African students get real-life experience

Updated: 2013-03-25 23:07

By Luo Wangshu (China Daily)

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Sino-African university cooperation helps students understand both countries better.

African students get real-life experience

A student listens to his Chinese teacher at a classroom at the Confucius Institute of University Marien Ngouabi in Brazzaville, the Republic of Congo, on March 11. Meng Chenguang / Xinhua

"We are in Africa, but most of us understand China through the Western media. I wanted to go by myself to explore the country on my own, not through a Western perspective," said Hicham Erfiki, a second year PhD student from Morocco at Peking University.

As a member of the PKU African student association, Erfiki helped organize many activities, such as conferences, sporting and cultural events, to promote African culture in Beijing.

"I can see more PKU students are interested in our activities," said Erfiki, 28, who has lived in China for almost seven years.

According to the Ministry of Education, 27,052 African students studied in China in 2012, an increase of 30.41 percent on the previous year. That's a significant change from 2003, when just 1,793 students from Africa studied in China.

China has increasingly become one of the desired overseas study destinations for African talents like Erfiki.

Erfiki came to Peking University in 2007 after earning a bachelor's degree from the Universite Mohammed V-Souissi in Morocco.

With increasing Sino-African cooperation, Erfiki said Africa needs more people who possess a deeper understanding of China.

Erfiki said that many educated youth in Africa only know about China through their studies in Europe and the United States, which leads to a misunderstanding about the country.

"I choose something different to be distinguished," he said. "I am lucky to be in a good school in China, better than many European schools," he said.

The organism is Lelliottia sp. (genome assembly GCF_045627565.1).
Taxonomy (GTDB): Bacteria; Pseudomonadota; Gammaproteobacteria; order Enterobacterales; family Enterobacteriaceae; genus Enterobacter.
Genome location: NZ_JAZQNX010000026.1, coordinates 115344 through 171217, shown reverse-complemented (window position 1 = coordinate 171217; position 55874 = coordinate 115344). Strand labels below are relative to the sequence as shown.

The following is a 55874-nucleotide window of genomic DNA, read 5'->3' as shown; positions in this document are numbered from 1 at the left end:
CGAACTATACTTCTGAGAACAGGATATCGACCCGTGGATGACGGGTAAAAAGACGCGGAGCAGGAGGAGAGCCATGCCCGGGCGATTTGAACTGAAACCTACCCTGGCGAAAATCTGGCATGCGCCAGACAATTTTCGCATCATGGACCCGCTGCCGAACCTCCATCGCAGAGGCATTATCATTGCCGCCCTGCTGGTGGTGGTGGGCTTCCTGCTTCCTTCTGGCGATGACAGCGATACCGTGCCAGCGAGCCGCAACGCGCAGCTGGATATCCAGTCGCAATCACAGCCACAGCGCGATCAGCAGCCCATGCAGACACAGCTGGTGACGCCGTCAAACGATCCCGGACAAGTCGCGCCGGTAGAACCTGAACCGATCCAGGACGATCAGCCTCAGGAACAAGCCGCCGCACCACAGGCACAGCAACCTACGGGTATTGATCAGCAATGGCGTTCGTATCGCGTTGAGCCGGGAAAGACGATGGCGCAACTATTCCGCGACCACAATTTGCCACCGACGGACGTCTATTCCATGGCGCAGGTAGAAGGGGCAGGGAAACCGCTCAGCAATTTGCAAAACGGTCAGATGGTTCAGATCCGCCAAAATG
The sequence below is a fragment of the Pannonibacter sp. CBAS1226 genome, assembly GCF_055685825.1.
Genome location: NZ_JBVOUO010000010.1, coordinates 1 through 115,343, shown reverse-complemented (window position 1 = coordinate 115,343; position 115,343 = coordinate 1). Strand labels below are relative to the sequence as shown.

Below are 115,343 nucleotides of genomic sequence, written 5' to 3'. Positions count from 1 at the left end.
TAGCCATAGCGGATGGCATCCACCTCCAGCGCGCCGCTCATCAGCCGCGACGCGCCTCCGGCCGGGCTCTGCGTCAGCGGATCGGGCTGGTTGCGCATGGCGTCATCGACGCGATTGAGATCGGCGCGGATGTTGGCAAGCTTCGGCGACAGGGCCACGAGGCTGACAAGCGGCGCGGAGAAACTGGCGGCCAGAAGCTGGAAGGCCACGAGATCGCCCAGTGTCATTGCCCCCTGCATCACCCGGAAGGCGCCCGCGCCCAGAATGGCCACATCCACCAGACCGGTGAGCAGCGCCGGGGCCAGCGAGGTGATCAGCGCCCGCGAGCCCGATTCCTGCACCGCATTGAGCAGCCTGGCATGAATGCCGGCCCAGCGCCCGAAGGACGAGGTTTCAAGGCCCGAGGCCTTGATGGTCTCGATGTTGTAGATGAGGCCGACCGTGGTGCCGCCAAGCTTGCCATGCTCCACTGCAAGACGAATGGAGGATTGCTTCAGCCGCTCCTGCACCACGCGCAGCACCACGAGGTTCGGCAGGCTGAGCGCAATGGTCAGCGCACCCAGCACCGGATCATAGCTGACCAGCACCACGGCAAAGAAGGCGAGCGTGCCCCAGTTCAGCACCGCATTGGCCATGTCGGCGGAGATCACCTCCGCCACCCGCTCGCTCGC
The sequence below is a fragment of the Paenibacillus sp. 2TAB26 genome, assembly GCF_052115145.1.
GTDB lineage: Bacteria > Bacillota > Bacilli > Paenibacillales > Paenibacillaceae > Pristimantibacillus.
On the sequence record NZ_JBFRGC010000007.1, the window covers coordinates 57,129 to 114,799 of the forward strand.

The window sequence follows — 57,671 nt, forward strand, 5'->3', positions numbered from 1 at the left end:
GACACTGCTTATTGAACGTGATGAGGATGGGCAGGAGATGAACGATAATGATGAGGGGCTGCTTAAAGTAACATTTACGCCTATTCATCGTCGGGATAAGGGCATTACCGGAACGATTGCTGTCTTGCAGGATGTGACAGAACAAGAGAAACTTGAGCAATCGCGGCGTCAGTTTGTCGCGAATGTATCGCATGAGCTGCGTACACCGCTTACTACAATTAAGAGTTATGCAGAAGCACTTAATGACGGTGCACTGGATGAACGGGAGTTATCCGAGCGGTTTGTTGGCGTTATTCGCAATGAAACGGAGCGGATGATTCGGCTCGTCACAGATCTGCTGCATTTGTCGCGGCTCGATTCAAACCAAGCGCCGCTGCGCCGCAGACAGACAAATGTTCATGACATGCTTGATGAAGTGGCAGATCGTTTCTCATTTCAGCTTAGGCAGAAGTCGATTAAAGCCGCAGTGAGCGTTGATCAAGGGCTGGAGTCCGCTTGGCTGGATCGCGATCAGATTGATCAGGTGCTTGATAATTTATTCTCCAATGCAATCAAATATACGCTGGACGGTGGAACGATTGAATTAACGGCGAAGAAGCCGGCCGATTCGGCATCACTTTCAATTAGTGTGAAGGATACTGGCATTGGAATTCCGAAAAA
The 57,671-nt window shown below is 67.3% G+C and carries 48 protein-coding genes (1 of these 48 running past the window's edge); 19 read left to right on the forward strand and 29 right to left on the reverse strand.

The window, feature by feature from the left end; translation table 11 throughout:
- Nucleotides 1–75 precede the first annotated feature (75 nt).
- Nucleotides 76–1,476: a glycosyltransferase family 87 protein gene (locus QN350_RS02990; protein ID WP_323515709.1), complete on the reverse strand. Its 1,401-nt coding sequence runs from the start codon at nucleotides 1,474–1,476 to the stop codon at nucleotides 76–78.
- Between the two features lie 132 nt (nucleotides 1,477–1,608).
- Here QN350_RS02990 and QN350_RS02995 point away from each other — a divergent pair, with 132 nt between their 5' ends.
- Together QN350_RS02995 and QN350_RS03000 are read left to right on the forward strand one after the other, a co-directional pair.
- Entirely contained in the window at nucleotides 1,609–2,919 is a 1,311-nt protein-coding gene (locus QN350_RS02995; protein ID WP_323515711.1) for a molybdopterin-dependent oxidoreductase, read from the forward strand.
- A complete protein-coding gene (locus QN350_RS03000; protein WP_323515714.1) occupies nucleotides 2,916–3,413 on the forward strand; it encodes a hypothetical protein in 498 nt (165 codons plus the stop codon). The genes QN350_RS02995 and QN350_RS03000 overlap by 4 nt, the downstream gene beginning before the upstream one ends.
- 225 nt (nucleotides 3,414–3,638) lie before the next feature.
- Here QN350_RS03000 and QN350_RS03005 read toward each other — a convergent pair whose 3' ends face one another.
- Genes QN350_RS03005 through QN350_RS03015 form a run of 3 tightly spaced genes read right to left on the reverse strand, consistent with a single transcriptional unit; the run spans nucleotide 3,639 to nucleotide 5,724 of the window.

The Chinese government has made efforts to encourage cooperation with Africa in higher education.

A program called the 20 Plus 20 Project was initiated in 2009 at the Forum on China-Africa Cooperation and launched in 2010 by the Ministry of Education. The program partnered 20 universities from China with 20 universities from Africa. The Chinese universities provide student and faculty exchange opportunities, government scholarships and Chinese-language training to African students.

Peking University, where Erfiki attended, partnered with Cairo University in Egypt.

In addition to sending students and faculty to Cairo University, the partners are exploring more in-depth cooperation in research, faculty training and curricula sharing.

Wang Suolao, an associate professor and the director of the Center for Middle Eastern Studies in the School of International Studies at Peking University, who is in charge of the 20 Plus 20 Project at the school, told China Daily that the faculty plans to translate two Chinese classical works into Arabic, and two Arabic masterpieces into Chinese.

Some may think that the cooperation only benefits African universities, but Wang, a Middle Eastern studies scholar, said the cooperation is mutually beneficial.

"Cairo University has strengths in many areas, such as archaeology and Islamic studies. Peking University is famous for humanities and social sciences. The cooperation can fit needs for both schools," he said, adding that finding the right partner is key to building high-quality cooperation.

Peking and Cairo cooperation dates back to the 1950s.

The first group of Africans that studied at Peking University was from Egypt. Today, African students at Peking University, like Erfiki, major in not only Chinese but also political science, management, journalism and other subjects.

"It is a way to promote China's soft power in Africa," Wang said.

In the past, the majority of African and Middle East families only sent their children to Europe and the US. But with the Confucius Institutes and programs such as 20 Plus 20, more African youth understand China better and are starting to learn Chinese, Wang said.

Wang said there are some obstacles for further cooperation, such as political instability, the traditional belief that Europe and the US are more developed, and a lack of money.

"Plane tickets cost a lot," Wang said.

However, efforts have paid off. Without even knowing how to say hello in Chinese, the young Moroccan came to Beijing to study international politics for his master's degree. Now he speaks fluent Chinese and is continuing his PhD studies at Peking University.

Jin Zhu contributed to this story.